Mac McCaughan has pretty much done it all in his two decades in the music industry — he fronted seminal indie rockers Superchunk, found success again with Portastaic and launched the Arcade Fire and Spoon’s careers on his Merge Records label. But, it wasn’t until he teamed up with a little know Canadian director did McCaughan add film composer to his CV.

In 2002 the venerable songwriter was approached by Matt Bissonnette, a budding Montreal filmmaker, at a show. He handed McCaughan a script and asked him if he could write music for it. “He contacted me out of the blue,” says the still-active musician.

He jumped at the chance to write original instrumental music for Looking for Leonard. Until that point McCaughan’s non-band composing experience was for a few commercials his friends directed. Eight years later, McCaughan’s only added two more movies to his film scoring oeuvre — 2006’s Who Loves the Sun and the soon-to-be released Passenger Side — both Bissonnette films.

But just because he hasn’t done more movie work doesn’t mean he won’t in the future. “I haven’t put myself out there as a composer for hire,” he admits. “But if someone wants me, they have to be fans of Superchunk or Portastaic.”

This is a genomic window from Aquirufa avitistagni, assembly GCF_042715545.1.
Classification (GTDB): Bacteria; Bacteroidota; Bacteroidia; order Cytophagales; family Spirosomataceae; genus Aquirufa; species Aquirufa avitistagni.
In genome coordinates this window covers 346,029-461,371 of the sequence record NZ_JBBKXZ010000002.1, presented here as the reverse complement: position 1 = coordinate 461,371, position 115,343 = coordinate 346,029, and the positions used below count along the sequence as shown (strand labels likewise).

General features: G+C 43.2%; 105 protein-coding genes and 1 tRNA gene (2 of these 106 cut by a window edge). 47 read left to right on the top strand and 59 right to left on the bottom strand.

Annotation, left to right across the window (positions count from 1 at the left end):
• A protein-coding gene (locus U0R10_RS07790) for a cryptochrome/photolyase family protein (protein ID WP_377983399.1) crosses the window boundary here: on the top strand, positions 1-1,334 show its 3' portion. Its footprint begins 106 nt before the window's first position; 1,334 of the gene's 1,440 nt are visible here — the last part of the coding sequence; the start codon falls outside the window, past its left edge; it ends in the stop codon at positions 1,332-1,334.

Passenger Side revolves around two brothers driving around Los Angeles. While McCaughan wrote one song for the soundtrack, his job this time around was to find other people’s music that would fit the road trip scenes.

“Matt basically said come up with a dream list and see what you can get,” he says. “He gave me a list of the type of stuff he already had in mind and I add a whole other list.”

In the end, McCaughan, who is playing a rare set of music tomorrow night at the Royal Theatre after a screening of Passenger Side, came up with a soundtrack that any indie rocker should love. It features songs by Leonard Cohen, Wilco, Chad VanGaalen, Silver Jews, Islands and more.

Securing all this music wasn’t as easy as you might think. “It was just a matter of getting people’s attention,” McCaughan explains.

“A lot of stuff comes down the pipe for a band like Wilco. The same thing happens for our bands —people say we would love to have a song in this movie but we don’t have money, so it’s a matter of which things does a band pay attention to.”

Luckily, having the popular artist in charge of the soundtrack prodded a number of acts to jump at the movie. “I think having me on board helped for a certain extent,” he says.

“I can say I like the movie, I’ve worked with the director before and it’s not something cheesy.”

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